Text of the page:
A year after joining the Russian government-owned petroleum company Rosneft as a director, former Morgan Stanley chief executive John Mack is stepping down from it.
In an interview, Mack said his resignation, which comes a month after the U.S. sanctioned Rosneft chief executive Igor Sechin over Russia's handling of the turmoil in Ukraine, had nothing to do with geopolitics.
"There was no pressure from the government," he told CNBC. "I just didn't have the time anymore."
Sechin is a longtime friend, Mack said, and it was because of his rapport with the Russian oil executive that he agreed to join Rosneft's board in the first place. "When he asked me to come on, he said would you do it for three years, and I said no way," Mack recalled. After Sechin pressed him, however, Mack agreed to be a director for a single year—serving a term that began last June and will end shortly.
Mack declined to comment on the impact of Sechin's sanctioning. ("I have no thoughts on that," he said.) Still, Mack's departure from the Rosneft board is awkward for another reason: The attempts of his former employer, Morgan Stanley, to sell its oil merchant unit to the Russian driller.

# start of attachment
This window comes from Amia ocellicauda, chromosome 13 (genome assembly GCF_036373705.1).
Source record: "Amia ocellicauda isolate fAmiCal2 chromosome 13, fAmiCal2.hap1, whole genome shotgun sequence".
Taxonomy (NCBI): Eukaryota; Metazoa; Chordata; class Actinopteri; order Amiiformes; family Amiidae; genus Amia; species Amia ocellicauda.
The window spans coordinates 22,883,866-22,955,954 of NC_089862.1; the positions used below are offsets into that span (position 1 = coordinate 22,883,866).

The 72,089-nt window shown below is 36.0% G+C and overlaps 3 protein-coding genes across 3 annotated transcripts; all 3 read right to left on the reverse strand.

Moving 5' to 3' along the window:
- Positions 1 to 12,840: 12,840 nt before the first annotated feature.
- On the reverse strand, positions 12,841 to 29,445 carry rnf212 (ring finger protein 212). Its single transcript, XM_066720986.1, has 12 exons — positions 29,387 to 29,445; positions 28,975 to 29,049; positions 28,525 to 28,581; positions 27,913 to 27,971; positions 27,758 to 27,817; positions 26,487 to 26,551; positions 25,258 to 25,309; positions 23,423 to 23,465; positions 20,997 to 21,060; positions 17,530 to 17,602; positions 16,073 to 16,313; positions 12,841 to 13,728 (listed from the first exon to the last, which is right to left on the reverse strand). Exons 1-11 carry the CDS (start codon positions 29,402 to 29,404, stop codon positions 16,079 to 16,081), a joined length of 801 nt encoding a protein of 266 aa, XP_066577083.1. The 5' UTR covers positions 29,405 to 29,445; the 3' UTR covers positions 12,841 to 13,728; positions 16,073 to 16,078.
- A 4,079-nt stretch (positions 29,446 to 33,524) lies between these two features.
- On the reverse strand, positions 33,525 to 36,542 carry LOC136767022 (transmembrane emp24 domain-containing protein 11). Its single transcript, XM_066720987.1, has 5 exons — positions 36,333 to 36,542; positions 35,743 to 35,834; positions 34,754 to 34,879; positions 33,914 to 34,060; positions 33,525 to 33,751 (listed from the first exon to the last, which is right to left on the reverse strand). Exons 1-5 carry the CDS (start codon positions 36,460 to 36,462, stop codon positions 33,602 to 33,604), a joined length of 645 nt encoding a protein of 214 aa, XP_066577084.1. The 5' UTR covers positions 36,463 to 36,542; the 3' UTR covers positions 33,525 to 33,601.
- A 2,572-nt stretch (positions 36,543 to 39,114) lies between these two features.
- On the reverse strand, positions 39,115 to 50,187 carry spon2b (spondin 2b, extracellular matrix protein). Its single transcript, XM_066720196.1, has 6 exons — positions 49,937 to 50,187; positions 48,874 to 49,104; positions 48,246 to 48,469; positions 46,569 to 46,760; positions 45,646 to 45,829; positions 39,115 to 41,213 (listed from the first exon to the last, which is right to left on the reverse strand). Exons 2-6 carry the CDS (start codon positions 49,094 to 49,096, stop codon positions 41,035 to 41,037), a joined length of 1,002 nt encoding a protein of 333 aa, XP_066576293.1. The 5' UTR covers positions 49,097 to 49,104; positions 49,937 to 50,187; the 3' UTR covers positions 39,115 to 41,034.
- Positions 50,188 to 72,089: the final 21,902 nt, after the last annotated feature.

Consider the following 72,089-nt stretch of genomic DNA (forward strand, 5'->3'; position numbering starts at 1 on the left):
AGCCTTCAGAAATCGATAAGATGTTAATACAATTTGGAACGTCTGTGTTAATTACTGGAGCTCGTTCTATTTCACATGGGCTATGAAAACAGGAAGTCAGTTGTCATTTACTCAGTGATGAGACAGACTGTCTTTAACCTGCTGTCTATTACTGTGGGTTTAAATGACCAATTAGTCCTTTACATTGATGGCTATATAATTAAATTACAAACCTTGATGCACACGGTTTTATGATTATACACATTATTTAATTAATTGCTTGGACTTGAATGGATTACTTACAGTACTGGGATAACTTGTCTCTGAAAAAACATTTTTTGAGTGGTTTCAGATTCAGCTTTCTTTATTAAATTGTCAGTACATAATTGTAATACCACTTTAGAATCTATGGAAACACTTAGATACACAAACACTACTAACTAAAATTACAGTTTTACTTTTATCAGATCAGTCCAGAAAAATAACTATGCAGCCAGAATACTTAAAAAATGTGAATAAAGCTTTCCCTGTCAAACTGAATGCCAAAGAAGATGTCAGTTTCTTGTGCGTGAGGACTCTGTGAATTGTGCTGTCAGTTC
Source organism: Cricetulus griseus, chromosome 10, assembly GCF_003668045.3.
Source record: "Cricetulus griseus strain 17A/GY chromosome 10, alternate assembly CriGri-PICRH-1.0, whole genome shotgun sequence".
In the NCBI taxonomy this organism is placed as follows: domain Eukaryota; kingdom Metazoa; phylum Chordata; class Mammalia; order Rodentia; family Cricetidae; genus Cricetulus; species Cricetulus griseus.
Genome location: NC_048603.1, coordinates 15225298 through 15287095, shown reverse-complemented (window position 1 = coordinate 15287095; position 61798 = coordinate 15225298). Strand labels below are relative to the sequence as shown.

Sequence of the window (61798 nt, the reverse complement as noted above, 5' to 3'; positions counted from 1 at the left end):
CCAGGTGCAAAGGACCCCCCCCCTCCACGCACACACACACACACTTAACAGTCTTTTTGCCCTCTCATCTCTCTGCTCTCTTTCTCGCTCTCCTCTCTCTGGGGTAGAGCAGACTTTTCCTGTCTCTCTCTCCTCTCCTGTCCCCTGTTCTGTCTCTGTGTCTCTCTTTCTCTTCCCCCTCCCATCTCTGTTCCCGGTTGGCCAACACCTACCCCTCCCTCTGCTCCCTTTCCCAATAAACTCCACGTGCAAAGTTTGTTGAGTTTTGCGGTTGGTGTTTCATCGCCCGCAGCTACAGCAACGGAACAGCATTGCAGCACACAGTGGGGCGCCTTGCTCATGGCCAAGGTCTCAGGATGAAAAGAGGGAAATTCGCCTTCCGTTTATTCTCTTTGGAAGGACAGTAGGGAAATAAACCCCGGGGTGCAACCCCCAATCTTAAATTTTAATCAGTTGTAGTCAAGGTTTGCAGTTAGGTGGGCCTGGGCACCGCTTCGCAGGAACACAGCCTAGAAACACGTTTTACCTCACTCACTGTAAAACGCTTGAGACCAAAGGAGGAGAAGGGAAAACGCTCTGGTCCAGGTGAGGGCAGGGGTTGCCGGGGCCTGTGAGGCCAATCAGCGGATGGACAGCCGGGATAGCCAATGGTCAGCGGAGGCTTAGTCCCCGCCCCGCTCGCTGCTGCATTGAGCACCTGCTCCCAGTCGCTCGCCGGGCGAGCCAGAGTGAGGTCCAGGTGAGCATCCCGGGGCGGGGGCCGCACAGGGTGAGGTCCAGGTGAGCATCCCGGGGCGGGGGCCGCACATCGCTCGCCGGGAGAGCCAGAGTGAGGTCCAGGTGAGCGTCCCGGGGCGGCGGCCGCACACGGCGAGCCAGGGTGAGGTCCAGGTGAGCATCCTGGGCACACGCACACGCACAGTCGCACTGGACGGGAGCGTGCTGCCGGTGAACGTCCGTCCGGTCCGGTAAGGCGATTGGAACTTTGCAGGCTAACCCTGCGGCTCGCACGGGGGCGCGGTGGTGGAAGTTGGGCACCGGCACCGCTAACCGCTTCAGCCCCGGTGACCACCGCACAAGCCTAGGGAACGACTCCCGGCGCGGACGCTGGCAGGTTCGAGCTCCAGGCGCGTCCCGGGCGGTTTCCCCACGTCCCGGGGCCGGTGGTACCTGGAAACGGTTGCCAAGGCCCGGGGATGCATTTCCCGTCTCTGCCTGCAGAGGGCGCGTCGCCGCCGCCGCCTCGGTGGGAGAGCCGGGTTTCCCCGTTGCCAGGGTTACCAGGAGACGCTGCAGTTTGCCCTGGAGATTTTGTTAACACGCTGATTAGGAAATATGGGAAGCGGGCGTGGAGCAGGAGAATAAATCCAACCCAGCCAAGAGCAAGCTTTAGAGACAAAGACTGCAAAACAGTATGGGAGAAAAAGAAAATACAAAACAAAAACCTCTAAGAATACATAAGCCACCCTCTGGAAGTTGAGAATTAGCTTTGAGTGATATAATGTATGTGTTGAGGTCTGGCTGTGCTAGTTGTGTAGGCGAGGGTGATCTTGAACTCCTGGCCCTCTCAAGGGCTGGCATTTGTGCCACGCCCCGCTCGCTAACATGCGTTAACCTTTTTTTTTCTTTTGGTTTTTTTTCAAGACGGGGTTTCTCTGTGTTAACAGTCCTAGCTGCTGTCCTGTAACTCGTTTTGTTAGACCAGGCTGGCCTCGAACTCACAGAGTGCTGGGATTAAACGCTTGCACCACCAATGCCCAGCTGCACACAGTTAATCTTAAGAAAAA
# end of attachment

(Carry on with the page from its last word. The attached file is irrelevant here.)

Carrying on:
As part of a broader disposition of its physical commodity holdings, Morgan agreed last December to sell the oil-sales division for an undisclosed sum. But the deal requires approval by the U.S. Committee on Foreign Investment, a multi-agency panel that could be dissuaded to do the deal by the government's current standoff with Russia over its behavior toward Ukraine, whose Crimean peninsula it recently annexed.
Morgan Stanley officials have said they hope to win approval for the Rosneft transaction and complete it by the end of September. The bank is in the midst of preparing its paperwork for CFIUS and has not formally submitted its request yet, according to someone familiar with the process.
Mack was replaced by James Gorman as CEO of Morgan Stanley early in 2010, but remained its chairman until the end of 2011.
Since then, his time has been consumed by a board membership at the Swiss commodity trader Glencore Xstrata, where he has been a director since last year, his consulting work at the private-equity firm KKR, where he is a senior adviser, and his consulting with New York state Gov. Andrew Cuomo on some economic-development issues, among other things. His brief tenure on Rosneft's board, he said, was a fascinating experience: "It's probably the largest energy company in the world, and very dynamic in what (it's) doing."
Rosneft's board includes several directors from outside Russia, including Robert Dudley, the American-born CEO of the British driller BP, which owns a nearly 20 percent stake in the Russian driller, and Donald Humphreys, a former chief financial officer of Exxon Mobil. A BP spokesman said Dudley had no plans to leave the Rosneft board, and an Exxon Mobil spokesman declined to comment on Humphreys' behalf. Company spokespeople for Rosneft, who revealed Mack's resignation to a Reuters reporter earlier Thursday, were not immediately available for comment.